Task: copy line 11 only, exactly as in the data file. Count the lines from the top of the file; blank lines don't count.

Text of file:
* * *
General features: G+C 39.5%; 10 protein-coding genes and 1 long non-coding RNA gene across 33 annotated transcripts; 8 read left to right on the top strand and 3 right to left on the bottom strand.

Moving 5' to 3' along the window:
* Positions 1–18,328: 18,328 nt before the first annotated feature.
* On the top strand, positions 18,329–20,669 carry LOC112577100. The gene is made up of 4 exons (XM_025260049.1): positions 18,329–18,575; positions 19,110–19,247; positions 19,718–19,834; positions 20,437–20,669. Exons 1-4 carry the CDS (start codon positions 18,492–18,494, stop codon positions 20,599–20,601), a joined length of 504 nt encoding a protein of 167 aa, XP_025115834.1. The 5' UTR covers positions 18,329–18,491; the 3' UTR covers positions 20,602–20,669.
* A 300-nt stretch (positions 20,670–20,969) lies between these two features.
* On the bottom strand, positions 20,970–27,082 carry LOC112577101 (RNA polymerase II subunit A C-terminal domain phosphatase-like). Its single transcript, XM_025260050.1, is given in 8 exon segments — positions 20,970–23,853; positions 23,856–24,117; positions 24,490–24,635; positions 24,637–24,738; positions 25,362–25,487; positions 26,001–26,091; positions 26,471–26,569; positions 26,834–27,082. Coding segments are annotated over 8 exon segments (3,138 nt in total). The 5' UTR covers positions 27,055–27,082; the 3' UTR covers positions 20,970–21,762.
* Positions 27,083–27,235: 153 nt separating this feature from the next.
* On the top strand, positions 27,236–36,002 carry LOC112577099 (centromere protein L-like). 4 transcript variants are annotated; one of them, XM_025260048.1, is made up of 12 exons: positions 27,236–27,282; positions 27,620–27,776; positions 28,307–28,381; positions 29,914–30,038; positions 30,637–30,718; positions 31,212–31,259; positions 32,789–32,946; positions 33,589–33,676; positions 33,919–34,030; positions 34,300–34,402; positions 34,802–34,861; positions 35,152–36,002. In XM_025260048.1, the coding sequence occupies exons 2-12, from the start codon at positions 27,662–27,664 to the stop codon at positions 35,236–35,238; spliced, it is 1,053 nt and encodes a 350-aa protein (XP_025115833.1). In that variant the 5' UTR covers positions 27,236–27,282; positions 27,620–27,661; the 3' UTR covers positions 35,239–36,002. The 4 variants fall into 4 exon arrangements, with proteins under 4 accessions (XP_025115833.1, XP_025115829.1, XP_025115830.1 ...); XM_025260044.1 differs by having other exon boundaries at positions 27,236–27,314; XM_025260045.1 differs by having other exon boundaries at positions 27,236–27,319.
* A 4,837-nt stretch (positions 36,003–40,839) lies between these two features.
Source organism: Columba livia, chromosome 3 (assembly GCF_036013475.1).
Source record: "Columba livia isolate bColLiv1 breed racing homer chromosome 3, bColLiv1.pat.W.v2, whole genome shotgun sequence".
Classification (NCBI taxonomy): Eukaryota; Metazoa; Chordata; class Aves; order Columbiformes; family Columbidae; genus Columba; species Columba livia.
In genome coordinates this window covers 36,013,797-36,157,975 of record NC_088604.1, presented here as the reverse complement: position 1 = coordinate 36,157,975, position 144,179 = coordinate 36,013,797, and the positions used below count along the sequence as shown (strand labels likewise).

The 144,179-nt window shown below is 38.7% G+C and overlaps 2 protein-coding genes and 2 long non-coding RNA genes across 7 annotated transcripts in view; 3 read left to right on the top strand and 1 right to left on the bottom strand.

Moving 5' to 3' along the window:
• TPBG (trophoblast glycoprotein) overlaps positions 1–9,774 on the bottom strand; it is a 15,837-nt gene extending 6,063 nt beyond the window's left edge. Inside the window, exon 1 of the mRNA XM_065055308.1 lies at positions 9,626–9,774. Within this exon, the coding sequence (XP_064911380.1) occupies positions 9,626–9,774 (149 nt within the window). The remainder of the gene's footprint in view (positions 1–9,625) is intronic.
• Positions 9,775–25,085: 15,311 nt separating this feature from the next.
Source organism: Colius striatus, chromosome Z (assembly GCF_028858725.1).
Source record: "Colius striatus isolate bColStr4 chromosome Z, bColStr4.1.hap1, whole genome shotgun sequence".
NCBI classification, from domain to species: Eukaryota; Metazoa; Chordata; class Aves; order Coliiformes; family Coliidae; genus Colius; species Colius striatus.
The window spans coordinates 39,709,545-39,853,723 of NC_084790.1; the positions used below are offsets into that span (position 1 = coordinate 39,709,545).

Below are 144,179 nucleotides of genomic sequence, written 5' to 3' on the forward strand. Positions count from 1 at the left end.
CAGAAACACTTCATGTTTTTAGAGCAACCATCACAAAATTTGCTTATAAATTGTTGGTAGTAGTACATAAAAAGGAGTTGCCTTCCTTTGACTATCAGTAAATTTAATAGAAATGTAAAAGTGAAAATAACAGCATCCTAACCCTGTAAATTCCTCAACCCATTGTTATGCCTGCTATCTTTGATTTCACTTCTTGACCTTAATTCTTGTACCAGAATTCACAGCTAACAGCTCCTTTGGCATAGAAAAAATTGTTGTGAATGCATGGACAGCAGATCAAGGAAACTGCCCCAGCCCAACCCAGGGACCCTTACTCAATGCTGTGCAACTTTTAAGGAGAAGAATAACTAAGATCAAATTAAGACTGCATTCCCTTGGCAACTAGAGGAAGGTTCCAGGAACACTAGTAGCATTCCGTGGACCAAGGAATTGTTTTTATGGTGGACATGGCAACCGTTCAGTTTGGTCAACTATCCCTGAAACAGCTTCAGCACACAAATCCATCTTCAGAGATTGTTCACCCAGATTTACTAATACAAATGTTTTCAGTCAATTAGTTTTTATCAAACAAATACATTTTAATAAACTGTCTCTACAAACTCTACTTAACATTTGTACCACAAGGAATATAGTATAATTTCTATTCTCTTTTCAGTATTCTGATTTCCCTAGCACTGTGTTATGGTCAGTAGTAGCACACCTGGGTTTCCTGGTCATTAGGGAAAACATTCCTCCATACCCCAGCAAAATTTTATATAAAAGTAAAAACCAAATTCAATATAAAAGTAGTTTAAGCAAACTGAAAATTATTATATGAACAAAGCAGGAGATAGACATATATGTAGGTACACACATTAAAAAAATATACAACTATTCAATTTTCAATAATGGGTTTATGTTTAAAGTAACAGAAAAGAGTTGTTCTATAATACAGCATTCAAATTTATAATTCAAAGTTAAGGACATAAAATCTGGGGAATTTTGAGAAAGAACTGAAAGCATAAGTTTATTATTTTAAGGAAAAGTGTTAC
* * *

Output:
Source record: "Columba livia isolate bColLiv1 breed racing homer chromosome 3, bColLiv1.pat.W.v2, whole genome shotgun sequence".